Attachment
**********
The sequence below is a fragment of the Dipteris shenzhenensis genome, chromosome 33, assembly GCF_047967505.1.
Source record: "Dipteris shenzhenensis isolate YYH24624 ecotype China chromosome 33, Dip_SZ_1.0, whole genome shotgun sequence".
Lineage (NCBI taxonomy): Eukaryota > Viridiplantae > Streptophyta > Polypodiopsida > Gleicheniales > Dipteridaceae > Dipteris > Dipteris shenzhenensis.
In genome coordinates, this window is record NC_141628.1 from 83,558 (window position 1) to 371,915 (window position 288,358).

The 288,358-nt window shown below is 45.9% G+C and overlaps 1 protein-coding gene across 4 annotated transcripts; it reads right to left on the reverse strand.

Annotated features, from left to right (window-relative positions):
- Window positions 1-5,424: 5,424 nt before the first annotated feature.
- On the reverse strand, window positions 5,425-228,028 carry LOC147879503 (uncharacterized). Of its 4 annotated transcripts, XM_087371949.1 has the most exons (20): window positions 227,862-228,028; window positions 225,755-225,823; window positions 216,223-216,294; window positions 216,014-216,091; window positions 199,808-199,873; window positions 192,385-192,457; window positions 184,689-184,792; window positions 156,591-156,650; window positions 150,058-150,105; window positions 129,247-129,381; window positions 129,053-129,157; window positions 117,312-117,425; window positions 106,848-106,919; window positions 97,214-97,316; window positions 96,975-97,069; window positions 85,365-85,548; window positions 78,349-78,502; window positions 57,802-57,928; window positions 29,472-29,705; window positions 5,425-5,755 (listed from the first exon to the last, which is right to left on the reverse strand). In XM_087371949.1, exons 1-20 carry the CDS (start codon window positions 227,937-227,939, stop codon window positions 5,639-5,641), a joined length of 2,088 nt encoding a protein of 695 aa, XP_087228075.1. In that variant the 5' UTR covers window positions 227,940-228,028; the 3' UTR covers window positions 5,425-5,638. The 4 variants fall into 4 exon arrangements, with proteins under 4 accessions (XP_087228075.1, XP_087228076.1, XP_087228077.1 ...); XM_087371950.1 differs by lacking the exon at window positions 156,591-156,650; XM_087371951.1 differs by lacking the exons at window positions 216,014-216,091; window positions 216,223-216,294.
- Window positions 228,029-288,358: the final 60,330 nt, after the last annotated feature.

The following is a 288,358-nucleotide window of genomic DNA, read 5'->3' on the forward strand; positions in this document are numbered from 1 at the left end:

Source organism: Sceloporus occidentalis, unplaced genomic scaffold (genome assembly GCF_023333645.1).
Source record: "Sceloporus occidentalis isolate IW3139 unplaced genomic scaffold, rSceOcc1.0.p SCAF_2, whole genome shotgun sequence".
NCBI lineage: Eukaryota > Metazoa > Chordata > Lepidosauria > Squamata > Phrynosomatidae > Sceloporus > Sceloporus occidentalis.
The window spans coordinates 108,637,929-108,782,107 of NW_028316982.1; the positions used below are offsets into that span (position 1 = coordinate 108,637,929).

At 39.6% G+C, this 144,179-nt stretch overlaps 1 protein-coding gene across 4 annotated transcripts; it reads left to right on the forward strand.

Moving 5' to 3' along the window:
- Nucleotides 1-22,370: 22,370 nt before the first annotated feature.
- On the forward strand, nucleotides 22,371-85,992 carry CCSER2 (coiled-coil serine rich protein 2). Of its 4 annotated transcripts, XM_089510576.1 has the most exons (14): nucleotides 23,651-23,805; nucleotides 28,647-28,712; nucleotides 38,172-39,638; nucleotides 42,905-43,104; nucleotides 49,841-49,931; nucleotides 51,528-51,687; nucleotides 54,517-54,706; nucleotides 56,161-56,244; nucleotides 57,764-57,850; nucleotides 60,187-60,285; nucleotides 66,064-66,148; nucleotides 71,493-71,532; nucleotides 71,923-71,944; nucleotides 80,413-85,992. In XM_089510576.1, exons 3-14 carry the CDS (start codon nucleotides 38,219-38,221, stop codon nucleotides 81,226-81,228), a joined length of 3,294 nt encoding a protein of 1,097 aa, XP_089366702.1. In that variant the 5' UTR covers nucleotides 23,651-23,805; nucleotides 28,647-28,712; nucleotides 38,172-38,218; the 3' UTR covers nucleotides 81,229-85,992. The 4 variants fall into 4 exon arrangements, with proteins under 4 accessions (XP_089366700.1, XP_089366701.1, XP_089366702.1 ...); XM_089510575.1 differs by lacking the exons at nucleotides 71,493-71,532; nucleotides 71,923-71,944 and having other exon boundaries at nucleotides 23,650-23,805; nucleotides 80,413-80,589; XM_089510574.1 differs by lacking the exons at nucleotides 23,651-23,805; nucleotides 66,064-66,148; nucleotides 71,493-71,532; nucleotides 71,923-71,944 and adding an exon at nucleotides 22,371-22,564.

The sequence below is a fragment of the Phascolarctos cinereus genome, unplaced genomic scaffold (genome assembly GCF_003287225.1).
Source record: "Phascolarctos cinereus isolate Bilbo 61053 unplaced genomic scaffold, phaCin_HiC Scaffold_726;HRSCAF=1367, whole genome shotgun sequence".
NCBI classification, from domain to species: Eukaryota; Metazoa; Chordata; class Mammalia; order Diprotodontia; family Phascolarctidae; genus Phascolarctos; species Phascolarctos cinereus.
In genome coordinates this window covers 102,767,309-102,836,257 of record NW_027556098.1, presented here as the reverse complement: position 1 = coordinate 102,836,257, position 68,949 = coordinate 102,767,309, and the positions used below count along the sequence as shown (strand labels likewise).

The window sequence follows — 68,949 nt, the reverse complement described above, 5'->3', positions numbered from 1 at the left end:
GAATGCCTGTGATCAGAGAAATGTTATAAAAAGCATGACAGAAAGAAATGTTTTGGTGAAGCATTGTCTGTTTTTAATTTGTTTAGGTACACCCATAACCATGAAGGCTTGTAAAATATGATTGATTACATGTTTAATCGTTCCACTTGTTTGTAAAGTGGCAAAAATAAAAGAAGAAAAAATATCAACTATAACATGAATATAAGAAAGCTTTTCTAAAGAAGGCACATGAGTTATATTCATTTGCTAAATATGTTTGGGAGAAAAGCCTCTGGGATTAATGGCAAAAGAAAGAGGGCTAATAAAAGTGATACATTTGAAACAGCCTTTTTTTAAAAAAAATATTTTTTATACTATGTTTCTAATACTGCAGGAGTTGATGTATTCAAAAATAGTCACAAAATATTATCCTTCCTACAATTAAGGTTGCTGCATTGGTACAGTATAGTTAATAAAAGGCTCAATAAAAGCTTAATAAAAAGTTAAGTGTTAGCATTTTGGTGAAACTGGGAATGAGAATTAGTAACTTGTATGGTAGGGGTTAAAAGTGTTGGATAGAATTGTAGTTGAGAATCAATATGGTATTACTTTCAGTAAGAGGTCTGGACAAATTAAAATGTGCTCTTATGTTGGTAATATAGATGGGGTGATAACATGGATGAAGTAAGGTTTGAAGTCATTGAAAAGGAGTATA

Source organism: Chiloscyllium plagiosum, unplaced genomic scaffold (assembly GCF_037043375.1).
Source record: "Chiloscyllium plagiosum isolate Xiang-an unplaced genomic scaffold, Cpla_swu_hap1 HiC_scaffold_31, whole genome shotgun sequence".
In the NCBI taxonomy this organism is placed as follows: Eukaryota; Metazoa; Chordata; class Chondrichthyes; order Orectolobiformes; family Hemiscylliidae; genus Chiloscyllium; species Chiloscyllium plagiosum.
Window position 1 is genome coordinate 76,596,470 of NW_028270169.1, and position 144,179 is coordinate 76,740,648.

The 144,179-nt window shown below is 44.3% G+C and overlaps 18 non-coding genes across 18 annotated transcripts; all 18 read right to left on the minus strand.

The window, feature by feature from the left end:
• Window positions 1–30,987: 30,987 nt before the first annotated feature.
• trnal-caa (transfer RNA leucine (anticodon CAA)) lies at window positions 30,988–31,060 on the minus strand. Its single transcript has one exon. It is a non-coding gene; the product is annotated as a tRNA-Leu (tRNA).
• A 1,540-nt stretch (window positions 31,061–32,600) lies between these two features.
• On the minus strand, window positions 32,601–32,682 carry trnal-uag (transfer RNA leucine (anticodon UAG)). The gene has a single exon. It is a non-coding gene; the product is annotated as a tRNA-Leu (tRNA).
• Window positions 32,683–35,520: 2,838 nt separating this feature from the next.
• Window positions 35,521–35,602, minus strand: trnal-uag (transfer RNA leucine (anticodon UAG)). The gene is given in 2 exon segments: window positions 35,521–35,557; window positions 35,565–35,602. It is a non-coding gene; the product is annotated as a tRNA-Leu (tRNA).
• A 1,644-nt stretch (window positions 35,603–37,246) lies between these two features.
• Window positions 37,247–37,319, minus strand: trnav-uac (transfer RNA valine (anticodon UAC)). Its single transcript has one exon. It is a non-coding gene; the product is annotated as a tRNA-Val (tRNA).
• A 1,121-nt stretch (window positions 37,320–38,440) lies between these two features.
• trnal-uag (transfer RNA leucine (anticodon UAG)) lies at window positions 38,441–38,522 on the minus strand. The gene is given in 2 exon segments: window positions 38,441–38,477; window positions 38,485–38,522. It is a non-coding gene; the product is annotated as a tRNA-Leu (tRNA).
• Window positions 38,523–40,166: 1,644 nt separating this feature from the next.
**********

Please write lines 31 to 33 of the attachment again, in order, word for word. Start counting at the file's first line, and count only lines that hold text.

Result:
• Window positions 1–30,987: 30,987 nt before the first annotated feature.
• trnal-caa (transfer RNA leucine (anticodon CAA)) lies at window positions 30,988–31,060 on the minus strand. Its single transcript has one exon. It is a non-coding gene; the product is annotated as a tRNA-Leu (tRNA).
• A 1,540-nt stretch (window positions 31,061–32,600) lies between these two features.